Fresh Meets Fast
Fresh and fast? That’s right. After four years of preparation, McDonald’s plans to introduce fresh beef patties for it’s Quarter Pounders and Signature Crafted burgers in the majority of its roughly 14,000 U.S. restaurants. However, all other burgers, including the signature Big Mac, will continue to be made with pre-cooked, frozen patties. The fast-food giant said that their team has finally concluded their testing on ways to introduce this feature to the menu without lessening quality, adding unnecessary food safety risks, or slowing down food production.
According to the Mcdonald’s corporate website, customer safety is a top priority. They state, “We maintain rigorous, science-based standards and evaluations in critical areas throughout our entire food and toy supply chains. Our food suppliers must have food safety management systems in place, including Good Manufacturing Practices (GMP), sanitation programs and a verified Hazard Analysis Critical Control Point (HACCP) plan, as well as crisis management and food security programs. In addition to our own programs and policies, we have been leading the effort in harmonizing food safety standards and audits within the food industry by working with the Global Food Safety Initiative (GFSI). This will allow our suppliers to reduce redundant audits and focus their resources on continuous improvement activities.”
Throughout the years, even through troubling times such as the Bird Flu Outbreak in 2015, there has been one constant at Mcdonald’s – it’s excellent supply chain. In 2017, it claimed its place in the number 2 position, behind only Unilever, in Gartner’s Supply Chain Top 25 for the fifth year in a row, its seventh year in the top 10. Considering the size and scale of the company, this is an impressive achievement. McDonald’s caters to 69 million customers daily in 36,000 restaurants across 100 countries. On top of that, Mcdonald’s strives to always keep their goal of never being short of an item a customer orders and maintaining the restrictions around when deliveries can be made. That being said, incorporating fresh beef into the supply chain may present a few challenges for the golden arches.
Popular McDonald’s competitor, Wendy’s, has thrived on their promotion of fresh beef patties since the company’s founding in 1969. According to their corporate website, “Wendy’s fresh food supply chain has been in place since our beginning, making fresh, never frozen beef deliveries to Wendy’s restaurants between 12,000 and 18,000 times every week. Maintaining our high standards for high quality beef does present a few obstacles, like a shorter shelf life than frozen beef, increased difficulty building and maintaining inventory, multiple weekly deliveries, and the need for a more robust system to monitor the temperature of the fresh beef throughout its journey in the supply chain.”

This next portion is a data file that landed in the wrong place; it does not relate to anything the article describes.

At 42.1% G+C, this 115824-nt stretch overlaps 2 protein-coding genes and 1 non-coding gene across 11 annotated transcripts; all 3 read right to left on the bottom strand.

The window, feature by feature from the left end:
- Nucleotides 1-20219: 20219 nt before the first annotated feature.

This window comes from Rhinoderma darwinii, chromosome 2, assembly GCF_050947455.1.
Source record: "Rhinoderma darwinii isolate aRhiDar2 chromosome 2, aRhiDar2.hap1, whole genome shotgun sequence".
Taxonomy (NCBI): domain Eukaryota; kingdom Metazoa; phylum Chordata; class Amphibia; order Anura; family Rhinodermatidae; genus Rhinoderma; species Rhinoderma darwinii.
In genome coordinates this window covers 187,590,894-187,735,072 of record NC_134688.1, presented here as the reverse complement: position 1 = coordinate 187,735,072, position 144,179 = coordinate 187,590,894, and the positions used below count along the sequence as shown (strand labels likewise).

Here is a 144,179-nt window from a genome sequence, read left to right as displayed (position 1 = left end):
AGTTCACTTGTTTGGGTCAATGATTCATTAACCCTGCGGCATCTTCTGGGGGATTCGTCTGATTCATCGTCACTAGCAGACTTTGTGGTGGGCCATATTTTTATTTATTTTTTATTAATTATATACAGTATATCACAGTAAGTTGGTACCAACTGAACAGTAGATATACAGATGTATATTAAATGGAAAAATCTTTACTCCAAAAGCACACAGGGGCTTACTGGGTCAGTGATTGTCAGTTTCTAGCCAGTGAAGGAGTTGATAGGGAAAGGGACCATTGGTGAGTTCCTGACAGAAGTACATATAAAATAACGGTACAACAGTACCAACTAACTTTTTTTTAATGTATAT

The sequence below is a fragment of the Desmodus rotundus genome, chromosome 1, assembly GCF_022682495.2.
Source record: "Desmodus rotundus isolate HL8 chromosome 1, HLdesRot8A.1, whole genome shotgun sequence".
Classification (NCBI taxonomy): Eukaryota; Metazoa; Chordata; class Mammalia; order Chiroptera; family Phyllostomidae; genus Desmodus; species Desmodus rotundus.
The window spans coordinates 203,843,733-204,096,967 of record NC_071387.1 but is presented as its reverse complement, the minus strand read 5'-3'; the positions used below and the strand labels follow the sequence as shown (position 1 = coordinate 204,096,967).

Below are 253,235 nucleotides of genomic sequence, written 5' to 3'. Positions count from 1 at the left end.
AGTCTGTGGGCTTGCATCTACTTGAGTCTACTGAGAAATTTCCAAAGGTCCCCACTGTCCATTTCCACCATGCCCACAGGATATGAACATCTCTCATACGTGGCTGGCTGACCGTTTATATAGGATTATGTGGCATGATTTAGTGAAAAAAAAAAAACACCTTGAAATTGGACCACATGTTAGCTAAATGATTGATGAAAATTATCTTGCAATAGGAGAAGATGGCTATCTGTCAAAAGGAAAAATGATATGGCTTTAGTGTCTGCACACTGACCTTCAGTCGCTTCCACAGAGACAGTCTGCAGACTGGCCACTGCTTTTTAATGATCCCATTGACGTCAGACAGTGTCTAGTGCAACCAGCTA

Mcdonald’s suppliers have invested about $60 million updating their supply chain to transition to fresh beef. It is of paramount importance to maintain a strict, temperature controlled environment on the journey from the supplier to the customer. In order to prevent harmful bacteria growth, the perishable patties should be kept cold at 40 Degrees F during transportation to the stores. The lower temperature prevents the growth of microorganisms that cause food-borne illnesses. Mcdonald’s also uses multi-temperature trucks for transportation. All kinds of raw products can be delivered at the same time which means everything from lettuce to patties to buns will be delivered together. That further stresses the importance of continuous temperature monitoring throughout each area of the truck in order to ensure that each product was stored at a properly regulated temperature during each leg of its journey.
Communication and collaboration between all parties in the chain needs to be established as a high priority in order to ensure that deliveries are executed smoothly. The company constantly tracks everything, sharing all data with partners and franchise owners, including daily point-of-sale data for each item, restaurant stock levels, and inventories, among other metrics such as storage temperatures. Gartner noted in its reasoning for placing McDonald’s second on its supply chain list was that “Overall, the McDonald’s corporate supply chain team excels at orchestrating the upstream supply network. It promotes and acts as the conduit between outsourced vendors, suppliers, corporate stores and franchise partners. It uses council meetings to collaborate with suppliers on new product innovation and technology, as well as on plant safety. Base expectations with suppliers are managed through a standard supplier performance index, but the differentiator is more cultural and behavioral, as partners tend to put the McDonald’s system first when sharing product and process innovations and staffing support teams with top talent.”
Operating a highly effective supply chain requires trust in supply chain partners, compliant data collection, and a strong motivation to keep customers safe and happy. “At the end of the day, McDonald’s is a burger company,” said Chris Kempczinski, McDonald’s USA president, according to US News. “For us, there is no more important place to focus on improving the quality and safety of our food than the burger.”